In 1992, the project was reviewed again and rejected with the provision that it would be revisited ten years later. In 2002, after extensive research, the Tocks Island Dam Project was officially de-authorized. But the heartache of dislocation remains.
What are the lessons of the Tocks Island Dam?
Well, if we apply Beggs’ qualifications, we find that the project’s benefits did not outweigh its social, political and economic costs. It would have been nice to know this before all that land was acquired, causing those homes, farms and businesses to be condemned and abandoned by force. Would the dam have prevented the recent damaging floods in New Jersey and Pennsylvania? No, the recent floods were off the Passaic River, not the Delaware. Have New York and Philadelphia experienced major water and/or electricity shortages in the past 40 years that the dam would have ameliorated? Not apparently.
So we are left with this: even with highest purposes, best intentions and smartest people, government tends to get things wrong. It is not just the law of unintended consequences, but the law of government efforts having the opposite effect of those intended.
What ever happened to Reinventing Government?
In 1992 the concerns over government debt, deficits and unfunded liabilities were national issues (sad, ironic and maddening, isn’t it?). So strong were these concerns that they drove a Presidential candidate, Ross Perot, to the largest vote ever received (nominally and percentage-wise) by a national third-party candidate since the Bull Moose Party of Teddy Roosevelt. After Bill Clinton won that election – largely because of the votes Perot took away from George Bush – the newly-elected President would famously say, “The era of big government is over.” Oh, would that it were so.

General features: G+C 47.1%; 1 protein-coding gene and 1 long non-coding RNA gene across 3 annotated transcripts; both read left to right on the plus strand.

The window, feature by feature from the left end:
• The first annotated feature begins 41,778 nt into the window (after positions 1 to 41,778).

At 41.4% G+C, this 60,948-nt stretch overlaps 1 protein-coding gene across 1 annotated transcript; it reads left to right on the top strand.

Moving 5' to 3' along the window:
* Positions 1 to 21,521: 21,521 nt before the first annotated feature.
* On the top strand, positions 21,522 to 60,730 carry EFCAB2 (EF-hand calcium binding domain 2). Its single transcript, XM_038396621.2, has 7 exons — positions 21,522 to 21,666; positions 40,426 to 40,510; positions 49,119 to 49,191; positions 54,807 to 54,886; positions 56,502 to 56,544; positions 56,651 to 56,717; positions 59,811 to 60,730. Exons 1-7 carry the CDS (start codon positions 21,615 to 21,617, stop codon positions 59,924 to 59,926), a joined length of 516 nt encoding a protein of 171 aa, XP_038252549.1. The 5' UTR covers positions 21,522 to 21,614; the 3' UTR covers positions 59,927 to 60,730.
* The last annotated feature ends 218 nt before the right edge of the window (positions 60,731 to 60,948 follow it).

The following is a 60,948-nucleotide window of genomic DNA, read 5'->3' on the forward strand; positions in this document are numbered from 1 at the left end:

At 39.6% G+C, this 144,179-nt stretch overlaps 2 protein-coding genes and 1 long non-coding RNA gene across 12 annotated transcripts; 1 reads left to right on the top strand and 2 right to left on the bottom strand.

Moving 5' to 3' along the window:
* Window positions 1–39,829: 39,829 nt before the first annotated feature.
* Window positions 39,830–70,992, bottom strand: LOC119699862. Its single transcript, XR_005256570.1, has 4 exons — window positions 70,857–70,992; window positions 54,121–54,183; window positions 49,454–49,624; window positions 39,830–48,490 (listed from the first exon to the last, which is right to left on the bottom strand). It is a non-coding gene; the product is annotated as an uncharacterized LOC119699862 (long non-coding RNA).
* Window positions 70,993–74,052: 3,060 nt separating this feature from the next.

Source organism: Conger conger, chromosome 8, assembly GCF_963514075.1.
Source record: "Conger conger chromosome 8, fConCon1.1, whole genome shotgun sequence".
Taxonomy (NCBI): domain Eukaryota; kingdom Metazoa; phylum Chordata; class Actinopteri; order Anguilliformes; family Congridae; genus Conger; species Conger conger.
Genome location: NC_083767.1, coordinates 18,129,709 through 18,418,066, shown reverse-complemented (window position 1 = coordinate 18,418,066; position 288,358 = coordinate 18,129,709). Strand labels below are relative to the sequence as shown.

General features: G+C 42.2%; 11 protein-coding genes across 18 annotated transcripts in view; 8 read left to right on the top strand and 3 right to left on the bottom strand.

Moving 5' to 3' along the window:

That same year saw the publication of a book by David Osborne and Ted Gabler, Reinventing Government: How the Entrepreneurial Spirit is Transforming the Public Sector. Oh, would that it were so. The most compelling concepts in that book (to me) were the privatization and contracting-out of government services – the transformation of government from the entity that provides services to the entity that makes sure needed services are provided.
What happened? The concept of reinventing government is still alive, at least on the local and state levels; David Osborne is still fighting the good fight with the Public Strategies Group, but as he writes, “Reinventing public institutions is Herculean work.” And at the federal level we have had orgies of spending, debt and deficits.
Of course, we still need to do big things: Keystone pipeline, anyone? How ironic the opposition to building big things comes from the political left, the greens. In contrast, big Labor generally supports infrastructure projects, but not universally and often with prohibitively expensive terms. One big advantage that FDR enjoyed – something rarely cited by progressives – was the lack of public employee unions.
Meanwhile, a whole generation of underemployed blue collar youth is coming up, with few prospects and little of the can-do ethic that once propelled us to do big things. The President recently bemoaned this too – citing the Hoover Dam and Golden Gate Bridge. What he does not realize is that, more times than not, big government is now more of a hindrance to, than an agent of, needed and desired change.
Dr. Roger Selbert is a trend analyst, researcher, writer and speaker. Growth Strategies is his newsletter on economic, social and demographic trends. Roger is economic analyst, North American representative and Principal for the US Consumer Demand Index, a monthly survey of American households’ buying intentions.
Dingmans Bridge photo by Charlie Anzman via Flickr.